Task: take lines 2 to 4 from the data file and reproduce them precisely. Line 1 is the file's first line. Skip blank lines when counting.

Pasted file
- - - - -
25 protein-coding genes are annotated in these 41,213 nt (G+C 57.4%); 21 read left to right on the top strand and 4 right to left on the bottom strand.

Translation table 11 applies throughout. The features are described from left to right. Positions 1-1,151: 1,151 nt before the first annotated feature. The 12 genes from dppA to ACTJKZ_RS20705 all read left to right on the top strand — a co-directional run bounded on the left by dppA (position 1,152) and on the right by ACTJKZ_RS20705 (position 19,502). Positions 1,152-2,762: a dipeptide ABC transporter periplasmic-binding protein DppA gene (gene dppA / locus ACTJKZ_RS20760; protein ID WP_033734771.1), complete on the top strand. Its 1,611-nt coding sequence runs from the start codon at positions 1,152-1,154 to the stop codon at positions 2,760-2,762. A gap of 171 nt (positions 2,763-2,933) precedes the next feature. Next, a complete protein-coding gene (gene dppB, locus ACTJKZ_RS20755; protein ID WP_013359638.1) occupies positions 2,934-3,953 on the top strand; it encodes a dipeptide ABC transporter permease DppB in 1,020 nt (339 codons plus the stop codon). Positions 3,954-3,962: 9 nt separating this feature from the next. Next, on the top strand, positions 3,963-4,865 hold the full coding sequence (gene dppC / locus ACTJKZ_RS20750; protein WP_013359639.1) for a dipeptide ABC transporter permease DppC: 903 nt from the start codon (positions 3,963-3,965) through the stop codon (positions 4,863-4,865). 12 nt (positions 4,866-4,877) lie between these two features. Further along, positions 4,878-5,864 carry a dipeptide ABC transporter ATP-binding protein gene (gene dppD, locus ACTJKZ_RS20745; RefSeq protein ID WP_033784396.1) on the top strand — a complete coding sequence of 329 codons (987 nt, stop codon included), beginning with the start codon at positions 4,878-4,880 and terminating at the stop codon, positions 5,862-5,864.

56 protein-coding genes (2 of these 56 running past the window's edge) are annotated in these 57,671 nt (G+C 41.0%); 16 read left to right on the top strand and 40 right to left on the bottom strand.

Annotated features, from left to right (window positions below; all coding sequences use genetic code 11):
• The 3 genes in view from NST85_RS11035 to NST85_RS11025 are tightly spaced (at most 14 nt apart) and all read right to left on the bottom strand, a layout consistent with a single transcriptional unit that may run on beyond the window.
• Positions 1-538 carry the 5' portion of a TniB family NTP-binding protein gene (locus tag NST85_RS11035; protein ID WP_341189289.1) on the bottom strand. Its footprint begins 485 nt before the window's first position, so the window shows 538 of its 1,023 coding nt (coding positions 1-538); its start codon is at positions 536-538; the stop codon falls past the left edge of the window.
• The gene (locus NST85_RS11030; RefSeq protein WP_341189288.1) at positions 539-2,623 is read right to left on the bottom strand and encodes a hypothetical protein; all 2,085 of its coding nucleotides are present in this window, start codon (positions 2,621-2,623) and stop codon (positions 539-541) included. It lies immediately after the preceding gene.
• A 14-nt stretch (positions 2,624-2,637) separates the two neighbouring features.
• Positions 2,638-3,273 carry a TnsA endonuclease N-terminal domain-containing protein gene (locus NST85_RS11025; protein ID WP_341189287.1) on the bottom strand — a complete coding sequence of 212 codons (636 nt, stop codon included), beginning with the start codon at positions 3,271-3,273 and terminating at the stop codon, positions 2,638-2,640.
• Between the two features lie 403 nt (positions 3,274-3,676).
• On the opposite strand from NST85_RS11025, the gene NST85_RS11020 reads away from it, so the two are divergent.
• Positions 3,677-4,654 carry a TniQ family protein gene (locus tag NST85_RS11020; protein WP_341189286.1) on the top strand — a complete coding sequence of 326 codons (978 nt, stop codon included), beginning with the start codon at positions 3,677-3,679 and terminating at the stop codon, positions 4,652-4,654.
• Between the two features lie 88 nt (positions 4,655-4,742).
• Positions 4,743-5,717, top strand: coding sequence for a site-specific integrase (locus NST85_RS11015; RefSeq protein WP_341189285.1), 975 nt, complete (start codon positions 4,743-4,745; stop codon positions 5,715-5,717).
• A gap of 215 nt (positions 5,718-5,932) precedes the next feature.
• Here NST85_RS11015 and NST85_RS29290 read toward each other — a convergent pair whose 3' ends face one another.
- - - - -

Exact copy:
Translation table 11 applies throughout. The features are described from left to right. Positions 1-1,151: 1,151 nt before the first annotated feature. The 12 genes from dppA to ACTJKZ_RS20705 all read left to right on the top strand — a co-directional run bounded on the left by dppA (position 1,152) and on the right by ACTJKZ_RS20705 (position 19,502). Positions 1,152-2,762: a dipeptide ABC transporter periplasmic-binding protein DppA gene (gene dppA / locus ACTJKZ_RS20760; protein ID WP_033734771.1), complete on the top strand. Its 1,611-nt coding sequence runs from the start codon at positions 1,152-1,154 to the stop codon at positions 2,760-2,762. A gap of 171 nt (positions 2,763-2,933) precedes the next feature. Next, a complete protein-coding gene (gene dppB, locus ACTJKZ_RS20755; protein ID WP_013359638.1) occupies positions 2,934-3,953 on the top strand; it encodes a dipeptide ABC transporter permease DppB in 1,020 nt (339 codons plus the stop codon). Positions 3,954-3,962: 9 nt separating this feature from the next. Next, on the top strand, positions 3,963-4,865 hold the full coding sequence (gene dppC / locus ACTJKZ_RS20750; protein WP_013359639.1) for a dipeptide ABC transporter permease DppC: 903 nt from the start codon (positions 3,963-3,965) through the stop codon (positions 4,863-4,865). 12 nt (positions 4,866-4,877) lie between these two features. Further along, positions 4,878-5,864 carry a dipeptide ABC transporter ATP-binding protein gene (gene dppD, locus ACTJKZ_RS20745; RefSeq protein ID WP_033784396.1) on the top strand — a complete coding sequence of 329 codons (987 nt, stop codon included), beginning with the start codon at positions 4,878-4,880 and terminating at the stop codon, positions 5,862-5,864.

56 protein-coding genes (2 of these 56 running past the window's edge) are annotated in these 57,671 nt (G+C 41.0%); 16 read left to right on the top strand and 40 right to left on the bottom strand.

Annotated features, from left to right (window positions below; all coding sequences use genetic code 11):